No, with a but. We can have creative yet ethical problem-solving if the system has a complete system of ethics, but otherwise creativity will be unsafe by default.
One can classify AI decision-making approaches into two types: interpolative thinkers, and extrapolative thinkers.
Interpolative thinkers learn to classify and mimic whatever they're learning from, and don't try to give reasonable results outside of their training domain. You can think of them as interpolating between training examples, and benefitting from all of the mathematical guarantees and provisos as other statistical techniques.
Extrapolative thinkers learn to manipulate underlying principles, which allows them to combine those principles in previously unconsidered ways. The relevant field for intuition here is numerical optimization, of which the simplest and most famous example is linear programming, rather than the statistical fields that birthed machine learning. You can think of them as extrapolating beyond training examples (indeed, many of them don't even require training examples, or use those examples to infer underlying principles).
The promise of extrapolative thinkers is that they can come up with these 'lateral' solutions much more quickly than people would be able to. The problem with these extrapolative thinkers is that they only use the spoken principles, not any unspoken ones that might seem too obvious to mention.
An attribute of solutions to optimization problems is that the feature vector is often 'extreme' in some way. In linear programming, at least one vertex of the feasible solution space will be optimal, and so simple solution methods find an optimal vertex (which is almost infeasible by nature of being a vertex).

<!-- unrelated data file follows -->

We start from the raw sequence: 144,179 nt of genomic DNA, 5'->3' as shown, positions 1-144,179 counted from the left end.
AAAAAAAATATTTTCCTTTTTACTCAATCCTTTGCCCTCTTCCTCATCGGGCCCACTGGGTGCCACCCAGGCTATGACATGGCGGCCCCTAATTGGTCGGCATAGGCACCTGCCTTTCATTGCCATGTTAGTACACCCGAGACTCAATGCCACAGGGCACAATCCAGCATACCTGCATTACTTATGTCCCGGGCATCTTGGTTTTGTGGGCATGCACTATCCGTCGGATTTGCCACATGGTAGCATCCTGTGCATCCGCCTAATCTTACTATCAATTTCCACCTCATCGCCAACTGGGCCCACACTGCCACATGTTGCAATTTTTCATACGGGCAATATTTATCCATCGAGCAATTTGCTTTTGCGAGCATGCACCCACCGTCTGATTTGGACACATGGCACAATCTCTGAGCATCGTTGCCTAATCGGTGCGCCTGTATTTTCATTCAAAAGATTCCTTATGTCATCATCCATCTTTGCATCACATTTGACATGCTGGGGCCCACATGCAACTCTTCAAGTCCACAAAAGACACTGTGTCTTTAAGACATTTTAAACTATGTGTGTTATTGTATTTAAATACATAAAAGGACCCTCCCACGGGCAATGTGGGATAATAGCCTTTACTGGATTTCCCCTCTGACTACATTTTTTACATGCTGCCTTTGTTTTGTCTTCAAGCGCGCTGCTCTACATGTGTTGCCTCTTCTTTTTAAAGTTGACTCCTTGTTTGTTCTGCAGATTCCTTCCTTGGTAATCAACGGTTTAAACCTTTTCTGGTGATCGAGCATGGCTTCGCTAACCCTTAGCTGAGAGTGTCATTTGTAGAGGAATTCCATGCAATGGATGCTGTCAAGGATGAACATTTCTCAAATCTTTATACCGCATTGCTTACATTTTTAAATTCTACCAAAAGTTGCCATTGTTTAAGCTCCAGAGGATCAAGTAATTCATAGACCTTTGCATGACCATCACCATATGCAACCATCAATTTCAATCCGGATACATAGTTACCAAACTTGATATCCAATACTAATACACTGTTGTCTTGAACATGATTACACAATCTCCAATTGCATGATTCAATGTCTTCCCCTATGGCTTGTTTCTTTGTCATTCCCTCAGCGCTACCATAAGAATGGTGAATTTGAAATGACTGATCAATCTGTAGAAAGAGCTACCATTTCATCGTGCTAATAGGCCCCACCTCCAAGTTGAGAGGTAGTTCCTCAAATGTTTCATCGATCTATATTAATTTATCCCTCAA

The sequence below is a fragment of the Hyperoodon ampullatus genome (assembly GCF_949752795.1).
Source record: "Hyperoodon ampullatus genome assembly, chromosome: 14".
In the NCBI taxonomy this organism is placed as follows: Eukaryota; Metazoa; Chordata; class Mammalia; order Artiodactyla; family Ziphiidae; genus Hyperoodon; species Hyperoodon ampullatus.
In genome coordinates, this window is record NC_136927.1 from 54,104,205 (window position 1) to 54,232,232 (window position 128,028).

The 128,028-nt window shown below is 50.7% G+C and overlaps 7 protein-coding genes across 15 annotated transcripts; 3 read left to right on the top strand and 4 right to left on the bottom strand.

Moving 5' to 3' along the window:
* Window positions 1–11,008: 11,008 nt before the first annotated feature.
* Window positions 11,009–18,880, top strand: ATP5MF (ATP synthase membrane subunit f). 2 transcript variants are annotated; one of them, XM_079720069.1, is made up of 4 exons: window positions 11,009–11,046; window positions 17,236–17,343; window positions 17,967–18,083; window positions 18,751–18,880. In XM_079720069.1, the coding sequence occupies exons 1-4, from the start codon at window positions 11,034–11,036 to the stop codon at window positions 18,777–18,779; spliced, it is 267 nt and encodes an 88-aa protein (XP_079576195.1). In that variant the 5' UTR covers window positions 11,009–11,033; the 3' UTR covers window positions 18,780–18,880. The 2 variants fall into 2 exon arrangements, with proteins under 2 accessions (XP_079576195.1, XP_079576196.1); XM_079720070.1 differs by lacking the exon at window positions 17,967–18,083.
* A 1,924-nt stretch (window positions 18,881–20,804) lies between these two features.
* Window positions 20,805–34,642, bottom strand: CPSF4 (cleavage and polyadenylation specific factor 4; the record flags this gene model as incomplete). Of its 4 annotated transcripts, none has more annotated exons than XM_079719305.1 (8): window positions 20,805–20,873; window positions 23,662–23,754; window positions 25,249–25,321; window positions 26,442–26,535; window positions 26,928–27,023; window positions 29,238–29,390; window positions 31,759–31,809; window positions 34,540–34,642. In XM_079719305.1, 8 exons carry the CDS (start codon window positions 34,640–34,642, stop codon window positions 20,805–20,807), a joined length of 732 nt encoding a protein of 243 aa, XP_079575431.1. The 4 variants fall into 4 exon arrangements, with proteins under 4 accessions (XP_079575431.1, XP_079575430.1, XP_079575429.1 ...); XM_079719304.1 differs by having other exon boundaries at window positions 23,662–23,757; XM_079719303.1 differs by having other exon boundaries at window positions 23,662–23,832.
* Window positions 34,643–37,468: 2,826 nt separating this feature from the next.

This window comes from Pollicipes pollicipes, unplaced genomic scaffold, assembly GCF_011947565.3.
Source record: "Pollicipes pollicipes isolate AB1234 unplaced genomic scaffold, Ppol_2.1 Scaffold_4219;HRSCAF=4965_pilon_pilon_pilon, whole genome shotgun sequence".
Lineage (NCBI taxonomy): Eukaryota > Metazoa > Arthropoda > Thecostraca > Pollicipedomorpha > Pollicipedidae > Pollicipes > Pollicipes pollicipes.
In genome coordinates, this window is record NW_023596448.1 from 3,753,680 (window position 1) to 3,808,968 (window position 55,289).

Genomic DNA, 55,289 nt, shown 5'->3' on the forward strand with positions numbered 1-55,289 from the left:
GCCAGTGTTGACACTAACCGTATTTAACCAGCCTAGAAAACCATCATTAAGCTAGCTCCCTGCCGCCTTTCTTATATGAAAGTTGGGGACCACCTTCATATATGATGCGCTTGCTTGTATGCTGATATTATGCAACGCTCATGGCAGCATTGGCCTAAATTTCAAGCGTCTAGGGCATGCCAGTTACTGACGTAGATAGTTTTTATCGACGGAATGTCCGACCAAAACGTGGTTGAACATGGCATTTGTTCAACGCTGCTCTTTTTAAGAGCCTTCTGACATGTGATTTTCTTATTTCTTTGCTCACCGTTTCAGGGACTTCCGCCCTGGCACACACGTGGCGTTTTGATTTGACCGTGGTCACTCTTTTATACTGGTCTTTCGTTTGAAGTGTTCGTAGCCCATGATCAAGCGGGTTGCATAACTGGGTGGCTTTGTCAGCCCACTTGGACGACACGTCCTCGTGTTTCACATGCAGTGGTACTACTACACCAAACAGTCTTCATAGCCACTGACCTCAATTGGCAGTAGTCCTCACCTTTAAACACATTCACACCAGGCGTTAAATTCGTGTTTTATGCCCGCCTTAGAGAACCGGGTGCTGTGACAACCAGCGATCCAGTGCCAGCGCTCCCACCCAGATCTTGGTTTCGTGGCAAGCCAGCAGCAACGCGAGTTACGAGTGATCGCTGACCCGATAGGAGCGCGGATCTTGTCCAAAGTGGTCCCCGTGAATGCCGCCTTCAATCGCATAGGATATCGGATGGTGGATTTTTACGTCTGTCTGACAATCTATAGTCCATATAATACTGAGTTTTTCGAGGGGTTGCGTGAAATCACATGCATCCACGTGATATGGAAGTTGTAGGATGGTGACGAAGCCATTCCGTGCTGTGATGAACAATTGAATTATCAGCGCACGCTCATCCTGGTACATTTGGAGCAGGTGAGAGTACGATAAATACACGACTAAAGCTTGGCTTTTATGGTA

As another example, the minimum-fuel solution for moving a spacecraft from one position to another is called 'bang-bang,' where you accelerate the craft as quickly as possible at the beginning and end of the trajectory, coasting at maximum speed in between.
While a virtue when the system is correctly understood (bang-bang is optimal for many cases), this is catastrophic when the system is incorrectly understood. My favorite example here is Dantzig's diet problem (discussion starts on page 5 of the pdf), where he tries to optimize his diet using math. Under his first constraint set, he's supposed to drink 500 gallons of vinegar a day. Under his second, 200 bouillon cubes. Under his third, two pounds of bran. The considerations that make those obviously bad ideas aren't baked into the system, and so the system innocently suggests them.
If you can completely encode the knowledge and values that a person uses to judge these plans into the AI, then extrapolative systems are as safe as that person. They'll be able to consider and reject the wrong sort of extreme plans, and leave you with the right sort of extreme plans.
But if you can't, then it does make sense to not build an extrapolative decision-maker, and instead build an interpolative one. That is, instead of asking itself "how do I best accomplish goal X?" it's asking itself "what would a person do in this situation?". The latter might be much worse at accomplishing goal X, but it has much less of the tail risk of sacrificing other goals to accomplish X.